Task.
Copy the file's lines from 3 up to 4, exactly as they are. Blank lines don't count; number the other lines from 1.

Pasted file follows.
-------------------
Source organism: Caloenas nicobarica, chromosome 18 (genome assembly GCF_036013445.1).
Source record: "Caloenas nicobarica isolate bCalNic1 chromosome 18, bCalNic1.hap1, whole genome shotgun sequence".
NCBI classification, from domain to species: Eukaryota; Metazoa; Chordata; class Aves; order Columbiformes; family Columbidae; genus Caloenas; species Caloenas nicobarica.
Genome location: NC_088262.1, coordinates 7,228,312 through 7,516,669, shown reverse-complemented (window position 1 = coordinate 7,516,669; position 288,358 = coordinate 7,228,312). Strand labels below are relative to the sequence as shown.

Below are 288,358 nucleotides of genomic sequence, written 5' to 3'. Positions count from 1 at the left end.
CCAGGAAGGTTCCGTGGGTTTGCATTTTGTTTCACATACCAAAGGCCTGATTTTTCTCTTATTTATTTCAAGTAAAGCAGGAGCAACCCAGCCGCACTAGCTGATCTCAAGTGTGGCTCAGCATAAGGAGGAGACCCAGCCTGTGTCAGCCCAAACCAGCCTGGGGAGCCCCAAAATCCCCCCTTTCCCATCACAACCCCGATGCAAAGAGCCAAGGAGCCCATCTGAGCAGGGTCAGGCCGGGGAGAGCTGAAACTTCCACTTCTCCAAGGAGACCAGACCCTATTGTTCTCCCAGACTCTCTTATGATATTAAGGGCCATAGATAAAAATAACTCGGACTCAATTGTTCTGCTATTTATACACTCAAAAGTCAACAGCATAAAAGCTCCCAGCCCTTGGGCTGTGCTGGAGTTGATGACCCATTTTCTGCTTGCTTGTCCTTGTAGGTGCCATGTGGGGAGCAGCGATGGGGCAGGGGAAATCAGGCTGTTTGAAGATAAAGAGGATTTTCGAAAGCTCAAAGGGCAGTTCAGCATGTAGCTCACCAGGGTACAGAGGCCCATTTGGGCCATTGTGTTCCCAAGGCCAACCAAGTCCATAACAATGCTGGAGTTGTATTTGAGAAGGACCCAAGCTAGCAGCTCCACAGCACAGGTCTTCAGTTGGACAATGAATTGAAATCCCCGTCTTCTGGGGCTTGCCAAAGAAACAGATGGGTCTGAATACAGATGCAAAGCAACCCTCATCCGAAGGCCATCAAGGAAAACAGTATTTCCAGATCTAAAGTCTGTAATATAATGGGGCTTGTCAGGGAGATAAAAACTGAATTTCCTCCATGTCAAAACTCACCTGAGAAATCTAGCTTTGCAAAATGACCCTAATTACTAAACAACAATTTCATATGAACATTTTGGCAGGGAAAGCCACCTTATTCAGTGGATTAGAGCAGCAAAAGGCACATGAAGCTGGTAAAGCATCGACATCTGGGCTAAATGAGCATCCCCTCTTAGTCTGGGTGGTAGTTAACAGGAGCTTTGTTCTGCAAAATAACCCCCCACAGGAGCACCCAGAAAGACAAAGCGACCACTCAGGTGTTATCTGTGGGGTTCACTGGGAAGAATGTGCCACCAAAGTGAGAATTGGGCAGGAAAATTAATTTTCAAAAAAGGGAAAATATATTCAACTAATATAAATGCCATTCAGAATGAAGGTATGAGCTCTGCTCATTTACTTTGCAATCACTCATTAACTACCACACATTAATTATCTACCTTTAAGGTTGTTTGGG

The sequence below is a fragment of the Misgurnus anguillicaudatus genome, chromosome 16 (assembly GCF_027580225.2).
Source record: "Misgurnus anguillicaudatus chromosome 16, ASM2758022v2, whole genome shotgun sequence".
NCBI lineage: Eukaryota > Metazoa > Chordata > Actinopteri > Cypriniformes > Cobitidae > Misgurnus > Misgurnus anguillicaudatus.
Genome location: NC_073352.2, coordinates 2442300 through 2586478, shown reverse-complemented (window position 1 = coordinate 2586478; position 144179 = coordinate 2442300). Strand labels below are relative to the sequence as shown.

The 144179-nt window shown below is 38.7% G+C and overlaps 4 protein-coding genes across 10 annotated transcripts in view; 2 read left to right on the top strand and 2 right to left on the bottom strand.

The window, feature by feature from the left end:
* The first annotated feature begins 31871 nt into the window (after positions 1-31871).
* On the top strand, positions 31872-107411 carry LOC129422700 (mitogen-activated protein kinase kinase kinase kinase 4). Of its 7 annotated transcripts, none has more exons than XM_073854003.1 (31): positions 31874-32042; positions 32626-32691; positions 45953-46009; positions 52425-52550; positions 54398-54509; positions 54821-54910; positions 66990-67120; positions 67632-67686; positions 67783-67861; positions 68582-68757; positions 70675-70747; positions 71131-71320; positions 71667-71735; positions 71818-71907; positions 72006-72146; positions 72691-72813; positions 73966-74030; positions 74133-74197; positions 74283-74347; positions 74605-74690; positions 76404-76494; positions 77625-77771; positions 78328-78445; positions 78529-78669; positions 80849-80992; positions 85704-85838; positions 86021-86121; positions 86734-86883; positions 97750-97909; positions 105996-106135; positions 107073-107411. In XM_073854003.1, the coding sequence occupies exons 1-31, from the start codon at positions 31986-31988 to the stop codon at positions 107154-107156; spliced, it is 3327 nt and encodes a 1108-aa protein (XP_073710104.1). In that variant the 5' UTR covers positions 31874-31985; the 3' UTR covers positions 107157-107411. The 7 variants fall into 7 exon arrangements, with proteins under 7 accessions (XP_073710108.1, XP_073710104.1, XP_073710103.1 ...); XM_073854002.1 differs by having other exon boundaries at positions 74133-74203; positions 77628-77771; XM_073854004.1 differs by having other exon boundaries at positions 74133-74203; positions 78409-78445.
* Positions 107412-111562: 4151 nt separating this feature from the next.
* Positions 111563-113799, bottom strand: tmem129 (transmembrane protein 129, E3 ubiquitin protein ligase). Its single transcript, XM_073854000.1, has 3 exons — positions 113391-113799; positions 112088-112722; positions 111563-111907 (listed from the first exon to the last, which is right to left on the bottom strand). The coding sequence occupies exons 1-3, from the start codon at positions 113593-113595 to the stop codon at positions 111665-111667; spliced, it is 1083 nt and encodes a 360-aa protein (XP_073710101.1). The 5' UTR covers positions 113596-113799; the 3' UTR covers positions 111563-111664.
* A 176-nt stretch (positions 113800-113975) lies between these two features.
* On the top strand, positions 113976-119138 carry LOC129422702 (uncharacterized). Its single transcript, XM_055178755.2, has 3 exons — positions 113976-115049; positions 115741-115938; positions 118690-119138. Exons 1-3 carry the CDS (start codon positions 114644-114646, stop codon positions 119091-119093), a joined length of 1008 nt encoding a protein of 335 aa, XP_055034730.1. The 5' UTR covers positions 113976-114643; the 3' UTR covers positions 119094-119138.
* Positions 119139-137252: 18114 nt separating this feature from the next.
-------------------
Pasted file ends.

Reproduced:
NCBI classification, from domain to species: Eukaryota; Metazoa; Chordata; class Aves; order Columbiformes; family Columbidae; genus Caloenas; species Caloenas nicobarica.
Genome location: NC_088262.1, coordinates 7,228,312 through 7,516,669, shown reverse-complemented (window position 1 = coordinate 7,516,669; position 288,358 = coordinate 7,228,312). Strand labels below are relative to the sequence as shown.